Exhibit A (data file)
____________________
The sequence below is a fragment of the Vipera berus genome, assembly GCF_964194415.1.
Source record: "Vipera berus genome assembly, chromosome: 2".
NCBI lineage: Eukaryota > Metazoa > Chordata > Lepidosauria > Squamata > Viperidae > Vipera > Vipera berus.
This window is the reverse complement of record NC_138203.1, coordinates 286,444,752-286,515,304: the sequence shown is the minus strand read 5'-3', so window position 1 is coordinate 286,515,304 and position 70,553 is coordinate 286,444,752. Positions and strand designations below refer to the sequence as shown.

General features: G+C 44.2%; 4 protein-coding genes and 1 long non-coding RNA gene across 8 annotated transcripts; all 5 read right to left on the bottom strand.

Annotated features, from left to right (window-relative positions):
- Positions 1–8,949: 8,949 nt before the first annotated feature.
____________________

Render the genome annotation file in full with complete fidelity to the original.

The sequence below is a fragment of the Vipera berus genome, assembly GCF_964194415.1.
Source record: "Vipera berus genome assembly, chromosome: 2".
NCBI lineage: Eukaryota > Metazoa > Chordata > Lepidosauria > Squamata > Viperidae > Vipera > Vipera berus.
This window is the reverse complement of record NC_138203.1, coordinates 286,444,752-286,515,304: the sequence shown is the minus strand read 5'-3', so window position 1 is coordinate 286,515,304 and position 70,553 is coordinate 286,444,752. Positions and strand designations below refer to the sequence as shown.

General features: G+C 44.2%; 4 protein-coding genes and 1 long non-coding RNA gene across 8 annotated transcripts; all 5 read right to left on the bottom strand.

Annotated features, from left to right (window-relative positions):
- Positions 1–8,949: 8,949 nt before the first annotated feature.